The Senate will vote on Amy Coney Barrett’s nomination to the Supreme Court this evening on a largely party-line vote. What are the left and right saying about its impact on upcoming cases?
The United States Senate is set to vote to confirm Judge Amy Coney Barrett for the United States Supreme Court Monday evening after a procedural vote over the weekend.
- The vote will come after a marathon weekend session in which debate was set and speeches on the Senate floor continued through Sunday night into Monday.
- While Senate Democrats do not have the votes to stop the confirmation, they focused their attention during debate on healthcare, citing the “threat” Barrett will be to those with pre-existing conditions when confirmed to the Supreme Court.
- The vote tallies are not expected to change significantly between procedural votes and final confirmation. However, Senator Lisa Murkowski, a Republican from Alaska, announced she will support Barrett in the final confirmation vote after being opposed to Barrett’s nomination so close to the presidential election. Murkowski said during her floor speech “While I oppose the process that has led us to this point, I do not hold it against her as an individual who has navigated the gauntlet with grace, skill and humility. I will vote no on the procedural votes ahead of us but yes to confirm Judge Barrett when the question before us is her qualification to be an associate justice.”
- Barring unforeseen circumstances, Barrett is expected to be sworn in swiftly and begin participation in key cases before the Supreme Court, namely cases involving the Affordable Care Act and a variety of complaints about voting for this election.
- The Supreme Court has typically deferred to state officials, regardless of party, in recent cases about voting and election procedures, yet some activists and civil rights lawyers are worried Barrett’s confirmation may change that.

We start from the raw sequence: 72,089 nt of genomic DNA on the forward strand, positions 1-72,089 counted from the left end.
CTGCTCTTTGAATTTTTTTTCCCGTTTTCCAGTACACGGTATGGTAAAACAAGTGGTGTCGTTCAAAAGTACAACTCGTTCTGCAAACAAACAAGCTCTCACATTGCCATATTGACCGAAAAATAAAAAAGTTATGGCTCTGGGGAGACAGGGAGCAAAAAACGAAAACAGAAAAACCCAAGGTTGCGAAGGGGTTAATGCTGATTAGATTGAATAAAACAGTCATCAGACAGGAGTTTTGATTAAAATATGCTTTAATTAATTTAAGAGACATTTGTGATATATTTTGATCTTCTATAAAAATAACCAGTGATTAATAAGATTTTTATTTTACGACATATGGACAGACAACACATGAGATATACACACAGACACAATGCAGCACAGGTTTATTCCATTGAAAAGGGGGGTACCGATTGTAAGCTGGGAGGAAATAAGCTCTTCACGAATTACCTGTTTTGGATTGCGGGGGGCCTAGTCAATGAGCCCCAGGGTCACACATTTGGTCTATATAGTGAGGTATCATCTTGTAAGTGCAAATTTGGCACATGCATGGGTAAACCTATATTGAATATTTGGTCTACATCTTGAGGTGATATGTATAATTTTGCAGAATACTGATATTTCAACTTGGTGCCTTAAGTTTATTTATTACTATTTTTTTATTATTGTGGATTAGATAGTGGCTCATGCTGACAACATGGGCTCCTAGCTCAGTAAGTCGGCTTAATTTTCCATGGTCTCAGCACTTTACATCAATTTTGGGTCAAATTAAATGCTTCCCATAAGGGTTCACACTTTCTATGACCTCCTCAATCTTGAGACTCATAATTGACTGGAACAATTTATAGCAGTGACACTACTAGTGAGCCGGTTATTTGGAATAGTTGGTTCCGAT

- Liberal commentators have continued their critique of Barrett as a threat to reproductive rights, go so far as to say “the threat to birth control — and in vitro fertilization — is increasingly plausible.”
- CNN’s Jill Filipovic characterizes GOP defenses of Barrett’s faith as “an insult to our intelligence.” She argues if Barrett applies the beliefs of her faith to rulings, it “could do tremendous damage to millions of Americans”, while also wanting Barrett to use her faith in future cases to end the death penalty.
- The New York Times published an opinion scribed by two lawyers and former Supreme Court clerks arguing the confirmation of a SCOTUS nominee will endanger the court’s “legitimacy.”
- Leaders of the Judicial Crisis Network said Barrett’s “commitment to constitutionalism” will be “a milestone for the Constitution and country”, and highlighted Senate Minority Chuck Schumer’s admission that opposition to Barrett was not about her professional qualifications.
- The Dallas Morning News lamented the “farcical theater” of judicial nominations and said Barrett is plainly qualified and should be confirmed.
- Andy Smarick of the American Enterprise Institute contends Barrett’s rise to the Supreme Court will help return the notion of “self-government”, arguing it’s been “forsaken” and eroded as courts have “invented new rights under the Constitution.”
- Conservative law professor and National Review contributor Jonathan Adler argued Senator Schumer’s opposition to the Senate procedures of Barrett’s confirmation was hypocritical, detailing Schumer’s previous efforts to filibuster George W Bush’s judicial nominees.
© Dallas Gerber, 2020